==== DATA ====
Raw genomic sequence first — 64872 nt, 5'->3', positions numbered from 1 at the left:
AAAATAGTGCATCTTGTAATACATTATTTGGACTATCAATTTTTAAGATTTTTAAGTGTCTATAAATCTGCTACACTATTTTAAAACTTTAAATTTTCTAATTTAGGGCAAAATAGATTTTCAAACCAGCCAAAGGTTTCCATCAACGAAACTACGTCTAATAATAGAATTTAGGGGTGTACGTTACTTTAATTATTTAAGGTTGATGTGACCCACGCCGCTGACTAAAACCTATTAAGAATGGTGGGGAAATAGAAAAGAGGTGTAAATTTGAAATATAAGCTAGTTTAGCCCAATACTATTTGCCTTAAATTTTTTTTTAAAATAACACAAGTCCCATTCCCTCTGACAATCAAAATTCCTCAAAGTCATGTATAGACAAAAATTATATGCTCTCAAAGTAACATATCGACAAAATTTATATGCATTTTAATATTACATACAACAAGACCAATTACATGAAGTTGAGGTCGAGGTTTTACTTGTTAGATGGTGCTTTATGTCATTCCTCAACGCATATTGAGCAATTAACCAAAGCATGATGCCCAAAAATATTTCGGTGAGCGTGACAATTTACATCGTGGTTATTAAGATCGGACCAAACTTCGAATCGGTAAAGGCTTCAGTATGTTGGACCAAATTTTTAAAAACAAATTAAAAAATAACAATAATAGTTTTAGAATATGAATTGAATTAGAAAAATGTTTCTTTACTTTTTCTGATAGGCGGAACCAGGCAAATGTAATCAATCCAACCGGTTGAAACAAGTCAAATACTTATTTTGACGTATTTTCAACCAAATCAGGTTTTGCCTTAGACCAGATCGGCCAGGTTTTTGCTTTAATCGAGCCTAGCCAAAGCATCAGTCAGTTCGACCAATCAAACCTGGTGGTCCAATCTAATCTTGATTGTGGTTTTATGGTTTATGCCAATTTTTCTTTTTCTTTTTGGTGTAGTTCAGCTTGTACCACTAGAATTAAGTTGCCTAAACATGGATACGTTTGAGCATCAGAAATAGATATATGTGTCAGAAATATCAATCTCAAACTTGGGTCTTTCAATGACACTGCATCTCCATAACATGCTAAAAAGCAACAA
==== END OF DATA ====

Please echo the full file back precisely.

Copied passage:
Raw genomic sequence first — 64872 nt, 5'->3', positions numbered from 1 at the left:
AAAATAGTGCATCTTGTAATACATTATTTGGACTATCAATTTTTAAGATTTTTAAGTGTCTATAAATCTGCTACACTATTTTAAAACTTTAAATTTTCTAATTTAGGGCAAAATAGATTTTCAAACCAGCCAAAGGTTTCCATCAACGAAACTACGTCTAATAATAGAATTTAGGGGTGTACGTTACTTTAATTATTTAAGGTTGATGTGACCCACGCCGCTGACTAAAACCTATTAAGAATGGTGGGGAAATAGAAAAGAGGTGTAAATTTGAAATATAAGCTAGTTTAGCCCAATACTATTTGCCTTAAATTTTTTTTTAAAATAACACAAGTCCCATTCCCTCTGACAATCAAAATTCCTCAAAGTCATGTATAGACAAAAATTATATGCTCTCAAAGTAACATATCGACAAAATTTATATGCATTTTAATATTACATACAACAAGACCAATTACATGAAGTTGAGGTCGAGGTTTTACTTGTTAGATGGTGCTTTATGTCATTCCTCAACGCATATTGAGCAATTAACCAAAGCATGATGCCCAAAAATATTTCGGTGAGCGTGACAATTTACATCGTGGTTATTAAGATCGGACCAAACTTCGAATCGGTAAAGGCTTCAGTATGTTGGACCAAATTTTTAAAAACAAATTAAAAAATAACAATAATAGTTTTAGAATATGAATTGAATTAGAAAAATGTTTCTTTACTTTTTCTGATAGGCGGAACCAGGCAAATGTAATCAATCCAACCGGTTGAAACAAGTCAAATACTTATTTTGACGTATTTTCAACCAAATCAGGTTTTGCCTTAGACCAGATCGGCCAGGTTTTTGCTTTAATCGAGCCTAGCCAAAGCATCAGTCAGTTCGACCAATCAAACCTGGTGGTCCAATCTAATCTTGATTGTGGTTTTATGGTTTATGCCAATTTTTCTTTTTCTTTTTGGTGTAGTTCAGCTTGTACCACTAGAATTAAGTTGCCTAAACATGGATACGTTTGAGCATCAGAAATAGATATATGTGTCAGAAATATCAATCTCAAACTTGGGTCTTTCAATGACACTGCATCTCCATAACATGCTAAAAAGCAACAA